Mind the Store
See what retailers can do to really get tough on toxics and keep their customers safe.
The case for Lowe’s and other retailers to stop selling dangerous paint strippers has never been stronger.
Advocates call on The Home Depot to also ban toxic paint strippers containing deadly and dangerous chemicals
Learning and developmental disabilities groups urge Lowe’s to protect babies from toxic paint strippers
Today a group of leading public health organizations, including the Learning Disabilities Association of America and Autism Society, publicly called on Lowe’s to protect kids from toxic paint strippers.
CHARLESTON, SC – At 31 years old, entrepreneur Drew Wynne’s life was cut short when he inhaled a toxic paint stripper containing methylene chloride, which he bought at Lowe’s to refinish a floor. Now his family is telling the hardware chain and other similar home improvement retailers to stop selling the deadly product to prevent another tragic death.
Methylene chloride has killed more than 50 people across the country but so far E.P.A. and home improvement retailers have failed to act.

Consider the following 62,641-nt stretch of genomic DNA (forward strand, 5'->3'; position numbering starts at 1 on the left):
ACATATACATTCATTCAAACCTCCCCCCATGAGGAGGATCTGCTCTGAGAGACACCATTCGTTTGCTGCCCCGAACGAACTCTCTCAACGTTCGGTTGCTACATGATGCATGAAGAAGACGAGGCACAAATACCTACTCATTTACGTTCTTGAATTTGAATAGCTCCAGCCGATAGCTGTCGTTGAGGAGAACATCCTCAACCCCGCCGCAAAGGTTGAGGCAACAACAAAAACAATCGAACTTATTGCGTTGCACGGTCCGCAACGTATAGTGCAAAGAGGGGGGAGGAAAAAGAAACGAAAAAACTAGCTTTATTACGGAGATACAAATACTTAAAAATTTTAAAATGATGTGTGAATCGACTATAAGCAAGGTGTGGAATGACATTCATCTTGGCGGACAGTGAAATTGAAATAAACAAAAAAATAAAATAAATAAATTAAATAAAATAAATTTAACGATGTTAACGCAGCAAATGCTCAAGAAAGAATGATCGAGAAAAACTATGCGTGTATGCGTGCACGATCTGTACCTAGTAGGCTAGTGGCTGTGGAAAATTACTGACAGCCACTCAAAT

Have you seen the movie Groundhog Day? Sometimes we feel like we’re stuck in a time loop (like Bill Murray’s character) with some of the retailers we’re asking to ditch toxic products through the Mind the Store campaign. Will they get it right in 2018?
A new report by our partners at HealthyStuff.org out today exposes a danger at many checkout counters—toxic receipts.
Consumer Health Victory: Seven Major Retailers Commit to Reduce Use of Toxic Chemicals in Products and Packaging
Second Annual Report Card Also Identifies Nine Retailers Receiving Failing Grades
We’re pleased to report that Costco has announced that it is committing to reducing harmful chemicals in the products it sells by adopting a new Chemicals Management Policy! Fewer hazardous chemicals on Costco’s shelves mean fewer hazardous chemicals in our homes, our bodies, and our environment.
Today, The Home Depot announced a new Chemical Strategy to remove harmful chemicals in building products such as paints, carpet, and flooring. The policy addresses dangerous chemicals like flame retardants, phthalates, and nonylphenol ethoxylates.